Jane Doe’s body was exhumed in 2013 to allow police to forensically examine the remains again. The exhumation was a complicated affair – cemetery records were not kept and her remains were displaced. A photo of the casket on the day of St. Louis Jane Doe’s burial was eventually used to determine where the remains were located. Once exhumed, investigators conducted isotope testing to determine where the Doe had lived prior to their death – though the results were fairly inconclusive, pointing mostly to the southeastern quadrant of the United States of America. After tests were concluded, St. Louis Jane Doe was buried in a special section of Calvary Cemetery reserved for Doe burials.

Possible Matches

          When it comes to matches, we can only guess based on vital statistics. We have only guesses at what our Doe’s facial features looked like. As of the writing of this post, nine missing persons have been ruled out as being the St. Louis Jane Doe. These rule-outs include: Sherri Truesdale, who went missing from Forsyth, NC on June 13, 1970; Sherise Mageem, who went missing from Clark, NV on August 1, 1975; Beverly Ward, who went missing from Geary, KS on July 4, 1978; Yohanna Cyr, who went missing from Montreal, Quebec, Canada on August 15, 1978; Telethia Good, who went missing from Baltimore, MD on September 10, 1978; Sheila Quinn, who went missing from Cook, IL on February 27, 1980; Toya Hill, who went missing from Baltimore, MD on March 24, 1982; Saraun Cole, who went missing from New York, NY on February 25, 1983; and Shaunda Green, who went missing from Washtenaw, MI on October 15, 1983.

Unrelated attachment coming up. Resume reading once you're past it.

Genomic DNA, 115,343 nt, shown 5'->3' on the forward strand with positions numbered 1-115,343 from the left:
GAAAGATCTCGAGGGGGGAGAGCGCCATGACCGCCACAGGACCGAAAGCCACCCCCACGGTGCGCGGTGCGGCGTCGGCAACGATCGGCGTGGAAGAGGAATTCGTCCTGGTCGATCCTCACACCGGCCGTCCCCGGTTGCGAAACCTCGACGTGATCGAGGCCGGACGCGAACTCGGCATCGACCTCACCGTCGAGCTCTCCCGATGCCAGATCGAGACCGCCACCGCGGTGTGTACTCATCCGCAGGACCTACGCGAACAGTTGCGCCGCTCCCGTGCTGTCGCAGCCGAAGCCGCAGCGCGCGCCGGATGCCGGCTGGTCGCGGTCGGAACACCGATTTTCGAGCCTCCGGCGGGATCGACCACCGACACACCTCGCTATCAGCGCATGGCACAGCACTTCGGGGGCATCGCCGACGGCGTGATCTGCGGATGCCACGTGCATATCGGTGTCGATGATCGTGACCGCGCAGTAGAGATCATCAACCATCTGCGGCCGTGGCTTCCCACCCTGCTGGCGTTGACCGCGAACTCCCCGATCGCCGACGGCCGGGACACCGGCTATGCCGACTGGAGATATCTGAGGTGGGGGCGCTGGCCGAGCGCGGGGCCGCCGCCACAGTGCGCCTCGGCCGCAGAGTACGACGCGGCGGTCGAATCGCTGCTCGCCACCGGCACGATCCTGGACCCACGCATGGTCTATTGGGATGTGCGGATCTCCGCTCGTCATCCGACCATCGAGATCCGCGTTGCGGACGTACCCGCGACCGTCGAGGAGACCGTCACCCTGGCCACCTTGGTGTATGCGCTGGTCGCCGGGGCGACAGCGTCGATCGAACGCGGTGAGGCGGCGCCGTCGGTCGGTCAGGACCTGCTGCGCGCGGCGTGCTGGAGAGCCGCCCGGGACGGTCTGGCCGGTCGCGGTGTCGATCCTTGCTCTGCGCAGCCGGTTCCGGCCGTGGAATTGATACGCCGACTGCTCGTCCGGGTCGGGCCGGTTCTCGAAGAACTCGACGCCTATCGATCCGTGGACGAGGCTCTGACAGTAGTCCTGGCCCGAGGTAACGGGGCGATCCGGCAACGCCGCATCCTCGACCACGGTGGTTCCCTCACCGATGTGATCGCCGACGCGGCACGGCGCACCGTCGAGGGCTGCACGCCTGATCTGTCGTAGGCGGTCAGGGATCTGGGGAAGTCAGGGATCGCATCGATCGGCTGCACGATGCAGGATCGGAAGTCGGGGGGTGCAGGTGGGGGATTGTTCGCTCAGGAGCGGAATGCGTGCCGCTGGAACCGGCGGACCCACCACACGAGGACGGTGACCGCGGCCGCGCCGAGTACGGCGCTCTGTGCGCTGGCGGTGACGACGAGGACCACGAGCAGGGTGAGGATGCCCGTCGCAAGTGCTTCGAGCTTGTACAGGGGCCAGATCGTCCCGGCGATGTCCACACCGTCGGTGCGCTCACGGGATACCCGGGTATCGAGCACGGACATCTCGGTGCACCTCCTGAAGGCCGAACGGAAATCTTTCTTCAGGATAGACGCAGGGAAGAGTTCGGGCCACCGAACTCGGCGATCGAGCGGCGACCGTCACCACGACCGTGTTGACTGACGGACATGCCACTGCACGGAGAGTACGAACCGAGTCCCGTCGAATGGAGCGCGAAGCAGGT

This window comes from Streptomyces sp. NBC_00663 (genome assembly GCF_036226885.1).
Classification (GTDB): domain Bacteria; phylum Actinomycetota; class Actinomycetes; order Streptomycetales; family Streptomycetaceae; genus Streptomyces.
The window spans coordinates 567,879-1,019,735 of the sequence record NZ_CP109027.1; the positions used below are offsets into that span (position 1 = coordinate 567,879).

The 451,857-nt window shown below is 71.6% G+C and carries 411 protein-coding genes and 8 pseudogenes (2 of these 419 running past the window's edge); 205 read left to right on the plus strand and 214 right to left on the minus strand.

Additionally, two unidentified descendants have been ruled out as being the missing remains from the scene. The first was found in Newton County, Indiana on an unknown date – there isn’t much information on this Doe at all. In fact, I can’t find any information for them outside of a case number on NamUs. The second Doe ruled out as being the St. Louis Jane Doe is the Northampton Jane Doe from South Caroline – their partial skeletal remains were found in a wooded area on December 26, 1983.
          NamUs returned no further results for the vital statistics of St. Louis Doe. There were also no matching cases on the Charley Project. Which leads me to believe that this Doe was never reported missing. There are a few sinister conclusions to be drawn from this. First, it’s possible that our Doe was never reported missing. This could be for a few reasons – because they had a history of running away, the police did not take the report seriously, or because the people that would report them missing were somehow involved in their death. It’s heartbreaking to think that this little human was left like trash in an abandoned home, and that it’s possible they knew who did that to them.
        If you have any information that may be even remotely helpful, please reach out to the investigating agencies. The St. Louis Medical Examiner’s Office’s contact is Rose Psara and can be reached at 314-622-4975, in reference to case number CITY-1983-0441. The St. Louis Police Department contact is Det. Joseph Burgoon, who can be reached at 314-615-8619 or by email at jburgoon@stlouisco.com, referencing case number 83-29584.

Sources